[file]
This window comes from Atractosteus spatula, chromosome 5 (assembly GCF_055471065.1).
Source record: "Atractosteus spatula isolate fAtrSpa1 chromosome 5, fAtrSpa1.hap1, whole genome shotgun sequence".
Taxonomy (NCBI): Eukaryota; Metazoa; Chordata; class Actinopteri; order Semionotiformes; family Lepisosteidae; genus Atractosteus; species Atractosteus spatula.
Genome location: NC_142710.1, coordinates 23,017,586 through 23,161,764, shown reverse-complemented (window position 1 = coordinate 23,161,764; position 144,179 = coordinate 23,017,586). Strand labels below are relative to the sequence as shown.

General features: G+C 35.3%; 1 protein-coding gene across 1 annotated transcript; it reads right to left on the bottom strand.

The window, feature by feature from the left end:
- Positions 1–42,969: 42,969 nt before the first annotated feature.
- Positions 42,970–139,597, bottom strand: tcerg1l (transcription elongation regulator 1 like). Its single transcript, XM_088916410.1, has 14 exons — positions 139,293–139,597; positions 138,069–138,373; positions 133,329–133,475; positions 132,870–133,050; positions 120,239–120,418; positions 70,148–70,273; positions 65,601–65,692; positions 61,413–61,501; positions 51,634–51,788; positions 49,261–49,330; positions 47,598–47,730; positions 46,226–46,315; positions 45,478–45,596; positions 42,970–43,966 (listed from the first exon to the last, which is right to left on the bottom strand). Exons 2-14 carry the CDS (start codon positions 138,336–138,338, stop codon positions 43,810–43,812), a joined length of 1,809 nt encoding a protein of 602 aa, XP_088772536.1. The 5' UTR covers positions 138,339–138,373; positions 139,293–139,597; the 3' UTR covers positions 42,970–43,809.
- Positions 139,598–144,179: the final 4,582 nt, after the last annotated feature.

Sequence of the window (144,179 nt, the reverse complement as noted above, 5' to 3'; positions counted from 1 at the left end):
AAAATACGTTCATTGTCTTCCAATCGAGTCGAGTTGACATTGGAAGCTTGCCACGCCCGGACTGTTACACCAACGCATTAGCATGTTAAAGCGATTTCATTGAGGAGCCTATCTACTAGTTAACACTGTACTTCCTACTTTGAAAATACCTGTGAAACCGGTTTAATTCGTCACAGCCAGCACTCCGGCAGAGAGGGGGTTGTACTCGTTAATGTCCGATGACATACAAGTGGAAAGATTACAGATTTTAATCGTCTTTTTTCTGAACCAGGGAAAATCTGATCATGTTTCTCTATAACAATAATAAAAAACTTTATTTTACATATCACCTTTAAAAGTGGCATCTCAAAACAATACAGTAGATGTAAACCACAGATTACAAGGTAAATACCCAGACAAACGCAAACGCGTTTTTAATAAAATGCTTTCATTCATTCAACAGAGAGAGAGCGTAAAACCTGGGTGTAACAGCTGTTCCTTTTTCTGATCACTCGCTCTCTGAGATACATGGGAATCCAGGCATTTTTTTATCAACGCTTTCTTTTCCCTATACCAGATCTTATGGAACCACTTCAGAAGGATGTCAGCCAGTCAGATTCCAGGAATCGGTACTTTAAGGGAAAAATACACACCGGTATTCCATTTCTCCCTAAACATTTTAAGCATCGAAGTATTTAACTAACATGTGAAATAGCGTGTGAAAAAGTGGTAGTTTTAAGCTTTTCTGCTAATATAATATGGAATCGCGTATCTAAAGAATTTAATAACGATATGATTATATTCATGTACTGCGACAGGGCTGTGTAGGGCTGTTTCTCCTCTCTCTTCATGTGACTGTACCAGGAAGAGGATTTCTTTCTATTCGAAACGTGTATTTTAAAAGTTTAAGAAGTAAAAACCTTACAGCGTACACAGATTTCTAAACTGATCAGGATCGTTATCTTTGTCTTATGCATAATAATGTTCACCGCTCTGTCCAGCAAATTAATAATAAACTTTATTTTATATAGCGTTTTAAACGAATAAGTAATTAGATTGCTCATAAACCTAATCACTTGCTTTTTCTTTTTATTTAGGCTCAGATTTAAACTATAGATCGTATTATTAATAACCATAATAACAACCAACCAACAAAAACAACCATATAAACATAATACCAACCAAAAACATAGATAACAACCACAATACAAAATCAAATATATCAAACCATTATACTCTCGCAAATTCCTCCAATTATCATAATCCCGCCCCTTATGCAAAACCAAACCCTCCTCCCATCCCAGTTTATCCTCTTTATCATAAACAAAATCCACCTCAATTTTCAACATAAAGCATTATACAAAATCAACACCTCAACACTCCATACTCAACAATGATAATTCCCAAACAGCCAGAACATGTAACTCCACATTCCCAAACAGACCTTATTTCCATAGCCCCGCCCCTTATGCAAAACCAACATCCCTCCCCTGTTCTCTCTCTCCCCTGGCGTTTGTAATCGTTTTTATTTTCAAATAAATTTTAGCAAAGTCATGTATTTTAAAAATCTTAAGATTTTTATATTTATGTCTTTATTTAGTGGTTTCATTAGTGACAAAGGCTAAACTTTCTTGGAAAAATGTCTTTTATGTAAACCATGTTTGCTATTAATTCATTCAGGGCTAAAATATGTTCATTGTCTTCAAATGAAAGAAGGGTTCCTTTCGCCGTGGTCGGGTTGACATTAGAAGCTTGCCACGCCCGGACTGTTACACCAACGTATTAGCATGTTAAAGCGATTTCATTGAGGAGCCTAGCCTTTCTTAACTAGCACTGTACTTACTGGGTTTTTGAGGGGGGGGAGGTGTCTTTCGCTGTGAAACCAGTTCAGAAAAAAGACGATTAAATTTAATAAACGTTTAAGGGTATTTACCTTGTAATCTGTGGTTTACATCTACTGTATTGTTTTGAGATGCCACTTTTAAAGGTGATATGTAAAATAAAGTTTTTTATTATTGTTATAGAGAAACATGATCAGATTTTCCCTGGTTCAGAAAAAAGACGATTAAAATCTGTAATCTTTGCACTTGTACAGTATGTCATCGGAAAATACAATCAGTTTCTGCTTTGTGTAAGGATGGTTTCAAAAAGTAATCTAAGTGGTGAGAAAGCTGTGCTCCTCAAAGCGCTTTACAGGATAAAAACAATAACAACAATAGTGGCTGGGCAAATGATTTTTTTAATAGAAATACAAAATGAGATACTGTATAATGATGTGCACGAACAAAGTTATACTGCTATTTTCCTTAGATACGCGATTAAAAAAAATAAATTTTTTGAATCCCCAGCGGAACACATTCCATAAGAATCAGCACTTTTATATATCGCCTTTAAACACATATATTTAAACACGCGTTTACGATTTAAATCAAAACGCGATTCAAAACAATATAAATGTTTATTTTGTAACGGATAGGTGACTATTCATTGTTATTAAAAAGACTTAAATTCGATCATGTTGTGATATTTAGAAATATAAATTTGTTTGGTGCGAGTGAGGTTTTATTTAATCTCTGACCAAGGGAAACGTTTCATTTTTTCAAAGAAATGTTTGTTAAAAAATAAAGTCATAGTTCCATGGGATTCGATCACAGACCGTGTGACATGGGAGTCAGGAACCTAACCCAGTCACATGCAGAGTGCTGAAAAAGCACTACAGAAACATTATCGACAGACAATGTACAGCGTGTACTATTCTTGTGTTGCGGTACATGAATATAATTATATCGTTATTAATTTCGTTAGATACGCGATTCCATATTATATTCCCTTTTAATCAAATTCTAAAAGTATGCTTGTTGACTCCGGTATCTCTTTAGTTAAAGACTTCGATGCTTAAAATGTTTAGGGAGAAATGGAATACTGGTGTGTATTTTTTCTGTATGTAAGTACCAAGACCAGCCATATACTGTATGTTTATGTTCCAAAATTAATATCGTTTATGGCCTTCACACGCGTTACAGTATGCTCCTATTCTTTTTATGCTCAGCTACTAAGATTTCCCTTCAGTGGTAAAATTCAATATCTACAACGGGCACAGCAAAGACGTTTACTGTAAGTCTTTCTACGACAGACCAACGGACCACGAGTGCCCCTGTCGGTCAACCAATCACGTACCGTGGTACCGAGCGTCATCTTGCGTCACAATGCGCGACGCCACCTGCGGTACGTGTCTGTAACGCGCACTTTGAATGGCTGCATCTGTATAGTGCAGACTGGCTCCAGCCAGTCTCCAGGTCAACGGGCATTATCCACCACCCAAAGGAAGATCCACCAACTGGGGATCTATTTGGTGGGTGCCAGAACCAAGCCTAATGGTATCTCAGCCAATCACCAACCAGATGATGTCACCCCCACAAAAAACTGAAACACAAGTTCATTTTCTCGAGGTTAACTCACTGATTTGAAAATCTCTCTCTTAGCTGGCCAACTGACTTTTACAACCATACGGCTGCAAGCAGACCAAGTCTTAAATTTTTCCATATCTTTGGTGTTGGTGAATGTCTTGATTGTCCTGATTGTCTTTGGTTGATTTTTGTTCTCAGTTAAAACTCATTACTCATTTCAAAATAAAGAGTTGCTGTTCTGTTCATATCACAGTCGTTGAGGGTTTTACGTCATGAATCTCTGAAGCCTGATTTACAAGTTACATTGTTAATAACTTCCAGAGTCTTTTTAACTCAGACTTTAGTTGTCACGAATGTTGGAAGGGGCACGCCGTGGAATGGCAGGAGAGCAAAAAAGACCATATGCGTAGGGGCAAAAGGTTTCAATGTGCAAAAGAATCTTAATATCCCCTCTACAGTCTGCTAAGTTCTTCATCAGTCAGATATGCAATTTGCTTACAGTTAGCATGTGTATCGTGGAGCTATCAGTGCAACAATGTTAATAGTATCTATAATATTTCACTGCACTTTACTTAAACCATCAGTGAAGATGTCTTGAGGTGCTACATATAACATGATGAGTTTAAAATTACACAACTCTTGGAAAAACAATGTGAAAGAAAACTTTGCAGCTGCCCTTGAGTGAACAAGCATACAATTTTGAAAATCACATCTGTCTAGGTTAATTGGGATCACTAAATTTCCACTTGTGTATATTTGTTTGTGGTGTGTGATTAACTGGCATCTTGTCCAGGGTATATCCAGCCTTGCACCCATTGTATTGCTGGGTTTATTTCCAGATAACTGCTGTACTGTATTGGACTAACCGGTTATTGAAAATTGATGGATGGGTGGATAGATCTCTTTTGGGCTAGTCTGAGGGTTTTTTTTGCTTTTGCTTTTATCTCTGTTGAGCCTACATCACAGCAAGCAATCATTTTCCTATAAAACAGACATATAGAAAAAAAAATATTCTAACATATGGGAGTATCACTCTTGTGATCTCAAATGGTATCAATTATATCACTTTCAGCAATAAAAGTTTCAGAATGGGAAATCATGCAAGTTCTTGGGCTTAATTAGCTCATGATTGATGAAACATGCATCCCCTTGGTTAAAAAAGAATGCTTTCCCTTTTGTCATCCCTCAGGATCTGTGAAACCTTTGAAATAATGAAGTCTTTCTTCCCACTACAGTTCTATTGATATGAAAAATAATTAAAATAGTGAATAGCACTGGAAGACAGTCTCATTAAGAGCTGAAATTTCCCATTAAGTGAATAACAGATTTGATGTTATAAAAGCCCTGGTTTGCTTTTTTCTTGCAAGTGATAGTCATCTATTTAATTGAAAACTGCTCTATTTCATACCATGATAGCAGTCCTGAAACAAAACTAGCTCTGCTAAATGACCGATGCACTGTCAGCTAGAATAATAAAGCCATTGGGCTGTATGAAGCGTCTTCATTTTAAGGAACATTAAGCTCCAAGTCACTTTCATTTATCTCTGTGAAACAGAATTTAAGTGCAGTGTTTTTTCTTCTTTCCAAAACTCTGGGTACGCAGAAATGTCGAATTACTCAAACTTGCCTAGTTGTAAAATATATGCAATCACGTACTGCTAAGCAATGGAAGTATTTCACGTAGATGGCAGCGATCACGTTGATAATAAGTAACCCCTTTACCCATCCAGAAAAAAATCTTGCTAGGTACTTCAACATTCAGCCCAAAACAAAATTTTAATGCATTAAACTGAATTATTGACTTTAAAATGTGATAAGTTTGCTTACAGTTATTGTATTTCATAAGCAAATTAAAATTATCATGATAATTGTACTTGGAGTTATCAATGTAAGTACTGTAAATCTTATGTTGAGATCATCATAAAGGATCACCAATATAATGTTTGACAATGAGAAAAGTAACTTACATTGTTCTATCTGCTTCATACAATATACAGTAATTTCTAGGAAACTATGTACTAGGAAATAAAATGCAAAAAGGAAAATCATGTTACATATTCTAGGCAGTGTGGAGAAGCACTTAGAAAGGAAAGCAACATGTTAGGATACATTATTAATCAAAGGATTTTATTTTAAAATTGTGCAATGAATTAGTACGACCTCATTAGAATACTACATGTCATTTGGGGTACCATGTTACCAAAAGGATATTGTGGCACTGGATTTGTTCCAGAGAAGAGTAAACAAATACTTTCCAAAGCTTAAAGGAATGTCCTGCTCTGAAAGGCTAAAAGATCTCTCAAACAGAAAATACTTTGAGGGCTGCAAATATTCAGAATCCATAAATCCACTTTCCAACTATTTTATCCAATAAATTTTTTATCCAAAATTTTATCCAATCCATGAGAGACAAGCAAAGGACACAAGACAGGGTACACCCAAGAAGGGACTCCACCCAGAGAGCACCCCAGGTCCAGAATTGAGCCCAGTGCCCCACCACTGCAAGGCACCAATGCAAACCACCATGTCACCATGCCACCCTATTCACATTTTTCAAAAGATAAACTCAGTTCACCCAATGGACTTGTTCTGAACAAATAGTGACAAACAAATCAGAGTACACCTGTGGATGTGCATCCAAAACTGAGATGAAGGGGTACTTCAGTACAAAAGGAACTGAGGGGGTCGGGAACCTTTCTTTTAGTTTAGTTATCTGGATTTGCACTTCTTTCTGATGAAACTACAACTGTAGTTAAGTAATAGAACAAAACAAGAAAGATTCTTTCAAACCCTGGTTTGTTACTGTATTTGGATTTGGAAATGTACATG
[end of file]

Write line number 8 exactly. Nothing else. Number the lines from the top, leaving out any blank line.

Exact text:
- Positions 42,970–139,597, bottom strand: tcerg1l (transcription elongation regulator 1 like). Its single transcript, XM_088916410.1, has 14 exons — positions 139,293–139,597; positions 138,069–138,373; positions 133,329–133,475; positions 132,870–133,050; positions 120,239–120,418; positions 70,148–70,273; positions 65,601–65,692; positions 61,413–61,501; positions 51,634–51,788; positions 49,261–49,330; positions 47,598–47,730; positions 46,226–46,315; positions 45,478–45,596; positions 42,970–43,966 (listed from the first exon to the last, which is right to left on the bottom strand). Exons 2-14 carry the CDS (start codon positions 138,336–138,338, stop codon positions 43,810–43,812), a joined length of 1,809 nt encoding a protein of 602 aa, XP_088772536.1. The 5' UTR covers positions 138,339–138,373; positions 139,293–139,597; the 3' UTR covers positions 42,970–43,809.